We reported a year ago that the global art market had recovered from the financial crisis with both confidence and prices continuing to rise. The main growth centres were the Asian market, particularly Beijing and Hong Kong. As we come up to the release of figures in March for the 2012 period, we have to ask whether China has held on to the position as market leader.
The 2011 figures put China at up to 42% for global art sales from dealers and auctions. This placed the US at 29% and the UK at 19% and all other markets at 10%.Compared to other investments, art has been relatively unaffected by political and economic changes and has a good long-term performance, which laid a foundation for the art market recovery. The Art Newspaper reported last week that “Clare McAndrew’s of TEFAL, The European Fine Art Fair’s, findings for 2012 will remain a closely guarded secret until March, when her new report is launched at the international fair in Maastricht. All she will reveal is; “The reshuffle has continued.” The US did better, and the UK did OK, she says: “It was a cooling down year for China. Buying has slowed, and last year marked the end of erratically high growth due in large part to speculation.”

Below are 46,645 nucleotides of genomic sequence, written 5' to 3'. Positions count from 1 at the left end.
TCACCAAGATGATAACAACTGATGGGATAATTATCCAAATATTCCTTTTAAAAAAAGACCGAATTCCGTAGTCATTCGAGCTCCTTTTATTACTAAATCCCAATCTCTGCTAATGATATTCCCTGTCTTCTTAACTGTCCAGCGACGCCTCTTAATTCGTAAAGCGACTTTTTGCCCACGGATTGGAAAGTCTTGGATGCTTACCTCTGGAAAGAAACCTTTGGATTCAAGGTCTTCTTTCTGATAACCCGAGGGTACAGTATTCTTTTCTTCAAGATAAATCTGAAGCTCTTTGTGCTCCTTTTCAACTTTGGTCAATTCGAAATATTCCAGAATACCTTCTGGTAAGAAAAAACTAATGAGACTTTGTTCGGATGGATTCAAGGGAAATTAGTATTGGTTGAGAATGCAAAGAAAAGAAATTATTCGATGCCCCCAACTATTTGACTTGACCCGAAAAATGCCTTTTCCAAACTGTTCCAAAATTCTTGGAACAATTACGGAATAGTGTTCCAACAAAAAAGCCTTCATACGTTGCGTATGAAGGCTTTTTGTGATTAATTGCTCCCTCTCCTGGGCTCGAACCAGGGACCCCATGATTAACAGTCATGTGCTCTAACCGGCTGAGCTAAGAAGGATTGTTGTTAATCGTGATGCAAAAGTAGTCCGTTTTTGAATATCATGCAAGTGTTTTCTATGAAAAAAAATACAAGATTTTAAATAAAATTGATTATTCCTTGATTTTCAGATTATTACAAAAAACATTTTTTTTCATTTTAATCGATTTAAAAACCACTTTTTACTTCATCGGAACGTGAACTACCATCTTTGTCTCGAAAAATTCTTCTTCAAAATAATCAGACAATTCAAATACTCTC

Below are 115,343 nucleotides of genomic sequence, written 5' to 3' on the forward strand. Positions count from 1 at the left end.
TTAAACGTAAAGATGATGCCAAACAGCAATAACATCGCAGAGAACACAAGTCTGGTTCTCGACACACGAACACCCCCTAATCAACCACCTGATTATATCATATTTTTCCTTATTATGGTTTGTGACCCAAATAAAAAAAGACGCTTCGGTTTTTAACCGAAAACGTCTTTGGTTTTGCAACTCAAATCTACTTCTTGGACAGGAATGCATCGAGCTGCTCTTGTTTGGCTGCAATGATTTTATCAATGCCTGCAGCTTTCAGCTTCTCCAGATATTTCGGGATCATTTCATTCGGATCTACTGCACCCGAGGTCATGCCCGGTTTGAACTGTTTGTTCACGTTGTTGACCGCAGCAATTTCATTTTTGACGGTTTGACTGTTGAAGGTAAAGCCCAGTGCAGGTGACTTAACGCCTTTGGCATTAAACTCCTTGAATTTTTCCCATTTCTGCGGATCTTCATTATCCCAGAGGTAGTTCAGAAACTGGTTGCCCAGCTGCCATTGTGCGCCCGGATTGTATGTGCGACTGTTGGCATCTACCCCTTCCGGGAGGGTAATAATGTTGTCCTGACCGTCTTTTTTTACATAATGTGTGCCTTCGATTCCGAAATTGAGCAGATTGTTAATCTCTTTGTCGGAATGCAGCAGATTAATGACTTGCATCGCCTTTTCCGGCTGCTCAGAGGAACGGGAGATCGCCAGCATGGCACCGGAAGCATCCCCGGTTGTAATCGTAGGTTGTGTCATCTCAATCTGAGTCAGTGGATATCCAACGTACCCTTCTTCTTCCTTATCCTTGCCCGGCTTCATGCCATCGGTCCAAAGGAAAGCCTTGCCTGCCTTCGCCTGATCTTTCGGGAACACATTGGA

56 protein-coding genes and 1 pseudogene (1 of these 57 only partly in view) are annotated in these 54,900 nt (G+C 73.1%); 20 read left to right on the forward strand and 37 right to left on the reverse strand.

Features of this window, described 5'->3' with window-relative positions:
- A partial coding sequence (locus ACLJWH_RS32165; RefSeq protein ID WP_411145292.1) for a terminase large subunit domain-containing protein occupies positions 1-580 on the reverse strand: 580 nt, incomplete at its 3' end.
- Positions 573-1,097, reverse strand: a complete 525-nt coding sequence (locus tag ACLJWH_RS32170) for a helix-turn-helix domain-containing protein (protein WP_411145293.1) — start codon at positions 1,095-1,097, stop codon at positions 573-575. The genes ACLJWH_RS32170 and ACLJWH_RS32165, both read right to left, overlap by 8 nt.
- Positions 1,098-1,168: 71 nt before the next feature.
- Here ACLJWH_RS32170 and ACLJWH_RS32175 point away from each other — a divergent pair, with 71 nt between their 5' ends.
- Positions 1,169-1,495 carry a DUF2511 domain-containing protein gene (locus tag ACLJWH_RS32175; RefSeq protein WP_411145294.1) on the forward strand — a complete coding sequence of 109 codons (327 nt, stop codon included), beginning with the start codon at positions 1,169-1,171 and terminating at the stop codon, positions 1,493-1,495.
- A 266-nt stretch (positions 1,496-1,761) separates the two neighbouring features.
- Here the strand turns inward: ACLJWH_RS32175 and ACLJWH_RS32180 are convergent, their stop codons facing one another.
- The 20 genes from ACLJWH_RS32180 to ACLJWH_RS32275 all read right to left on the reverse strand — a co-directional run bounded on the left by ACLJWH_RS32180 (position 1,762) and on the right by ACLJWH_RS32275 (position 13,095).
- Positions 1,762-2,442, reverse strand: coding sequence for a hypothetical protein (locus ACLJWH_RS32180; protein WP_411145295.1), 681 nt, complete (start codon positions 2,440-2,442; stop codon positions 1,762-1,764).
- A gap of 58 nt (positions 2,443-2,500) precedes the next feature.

A big drop in sales at China’s top two auction houses is responsible for this trend. Poly Auctions saw sales slide, from $1.9bn in 2011 to $965m in 2012. The China Guardian reported $1.8bn in 2011 but just $820m in 2012. This will significantly effect the markets growth this year. It has also been reported that a number of Chinese investment funds have under-performed this year leading to a slowing down of sales.
Last year as China became stronger economically, Chinese buyers were more capable of buying back Chinese cultural treasures in international auction centers and returning them home, thus playing a significant role in heritage recovery from abroad. This repatriation of art has definitely slowed down.
ZHANG XIAOGANG (bloodline serie) 2001 Courtesy: Beijing Poly Auctioneers